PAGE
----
Article by Victor Balaban, Enyclopedia of millennialism and millennial movements (publisher link), "Marianism", Routledge (2000).
Millennial dreams of a new world arise when the old rules and the old dreams become meaningless. It is in these situations that people pin all their hopes on the drawing of a new age and the prophets who will bring it about. In the modern era, popular Catholic millennialism has been expressed through devotion to apparitions of the Virgin Mary.
The Marian worldview is fundamentally a millenarian one, believing in the Millennium of Christian prophecy and the coming of an ideal society through a radical change. What has developed is a transnational, transhistorical apocalyptic ideology, meaning that the Virgin’s messages at apparition sites all over the world are believed by devotees to provide a single extended warning, given in different times and different places, of how the apocalypse will happen. Thus the Virgin’s famous “Third Secret” from Fatima, Portugal, in 1917, her prediction of a permanent sign in the sky from Garabandal, Spain, in 1961, and the warnings from Medjugorje, Yugoslavia, in the 1980s are all considered to be part of the same ongoing warning. The message is simple. God and Jesus are angry because mankind is so sinful, and Mary, in her infinite mercy is interceding, holding back her son’s arm, to give humanity one last chance.
Like many folk beliefs, the Marian end times scenario is fairly inchoate, and there are many individual variations in the timetable and in the degree of coherence of this script among pilgrims, but the basic outline is usually similar. Similar to many Christian apocalyptic belief systems, it is largely based on the Books of Daniel and Revelation, but also incorporates many specific events and warnings taken from the messages at various apparition sites. Briefly, it is believed that the world is entering the end times. It is usually presumed that the beginning of the End of Times will be preceded by chastisements to mankind; and various world events, such as earthquakes, violence, AIDS, and legalized abortion are often cited as examples of these chastisements. This period of chastisement is often the focus of elaborate conspiracy theories involving an evil Antipope as well as the rise of the Antichrist. Then there will be a permanent sign in the sky, which will herald the next stage, the Warning. The Warning, sometimes called a “correction of conscience” is a time when all human activity will stop, and people will be forced to see all their sins, and the impacts of all their sins on others. This judgment will allow people one last chance to repent and be baptized. Sometime after this there will be Three Days of Darkness, followed by disasters where those who do not believe will be taken to hell, while a Remnant will be saved. This is followed by the Second Coming of Christ, which will usher in the Millennium, with its attendant thousand years of peace.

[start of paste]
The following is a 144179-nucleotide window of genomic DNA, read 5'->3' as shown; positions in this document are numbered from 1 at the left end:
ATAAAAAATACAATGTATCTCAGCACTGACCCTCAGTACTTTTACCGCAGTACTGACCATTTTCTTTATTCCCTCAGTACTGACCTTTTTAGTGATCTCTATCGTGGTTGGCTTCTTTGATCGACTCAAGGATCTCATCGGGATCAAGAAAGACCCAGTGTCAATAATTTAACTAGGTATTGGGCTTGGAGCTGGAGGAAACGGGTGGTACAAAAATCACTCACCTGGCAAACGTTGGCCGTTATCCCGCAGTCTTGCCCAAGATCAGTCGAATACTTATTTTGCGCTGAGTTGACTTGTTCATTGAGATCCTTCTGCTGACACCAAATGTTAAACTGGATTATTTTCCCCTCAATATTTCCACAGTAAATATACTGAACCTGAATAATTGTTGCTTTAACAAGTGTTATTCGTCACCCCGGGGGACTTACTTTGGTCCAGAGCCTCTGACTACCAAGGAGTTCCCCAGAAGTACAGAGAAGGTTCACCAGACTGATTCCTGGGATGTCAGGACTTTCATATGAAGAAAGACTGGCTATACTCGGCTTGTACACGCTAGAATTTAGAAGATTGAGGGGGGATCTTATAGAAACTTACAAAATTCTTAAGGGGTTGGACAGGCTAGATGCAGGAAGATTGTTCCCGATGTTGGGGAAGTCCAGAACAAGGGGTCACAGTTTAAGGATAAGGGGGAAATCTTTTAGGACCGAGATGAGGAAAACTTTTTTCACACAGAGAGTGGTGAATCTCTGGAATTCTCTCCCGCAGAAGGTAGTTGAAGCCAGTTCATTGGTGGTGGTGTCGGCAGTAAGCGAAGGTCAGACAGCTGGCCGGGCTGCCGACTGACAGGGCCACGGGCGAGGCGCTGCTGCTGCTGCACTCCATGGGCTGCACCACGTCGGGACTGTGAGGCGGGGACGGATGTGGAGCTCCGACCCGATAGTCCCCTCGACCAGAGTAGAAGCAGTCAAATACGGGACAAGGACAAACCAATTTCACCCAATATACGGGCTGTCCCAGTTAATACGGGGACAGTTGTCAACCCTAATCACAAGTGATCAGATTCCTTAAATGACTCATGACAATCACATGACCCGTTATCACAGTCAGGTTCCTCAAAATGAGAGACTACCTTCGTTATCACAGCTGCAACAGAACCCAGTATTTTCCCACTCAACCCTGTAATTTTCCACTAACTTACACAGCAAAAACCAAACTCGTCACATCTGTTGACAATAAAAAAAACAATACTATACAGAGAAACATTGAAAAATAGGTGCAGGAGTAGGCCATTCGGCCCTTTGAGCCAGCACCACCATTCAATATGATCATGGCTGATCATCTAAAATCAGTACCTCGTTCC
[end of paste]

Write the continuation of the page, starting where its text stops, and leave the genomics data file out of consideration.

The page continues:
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The Influence of La Salette
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The rise of Marian millennialism in the nineteenth century cannot be reduced to a simple conflict between tradition and modernity or between the church and popular religiosity, but rather a complex response to chaos and upheaval in a rapidly changing world. Church authorities had been forced to integrate visions and apparitions into the life of the church; and in so doing, had maintained institutional control over widespread popular movements as potentially heretical millennialism and channeled and made orthodox.
Later apparitions have followed the patterns and scripts of the nineteenth century, and have all, in one way or another, attempted to negotiate the same divide between church doctrine and the underlying apocalypticism of their messages. The church has, in many ways, redirected and defused the apocalyptic energies of popular Marian movements, but their millennial and apocalyptic elements have not been eliminated. Instead, these became part of a vibrant popular Catholic apocalypticism that continues to the present day.
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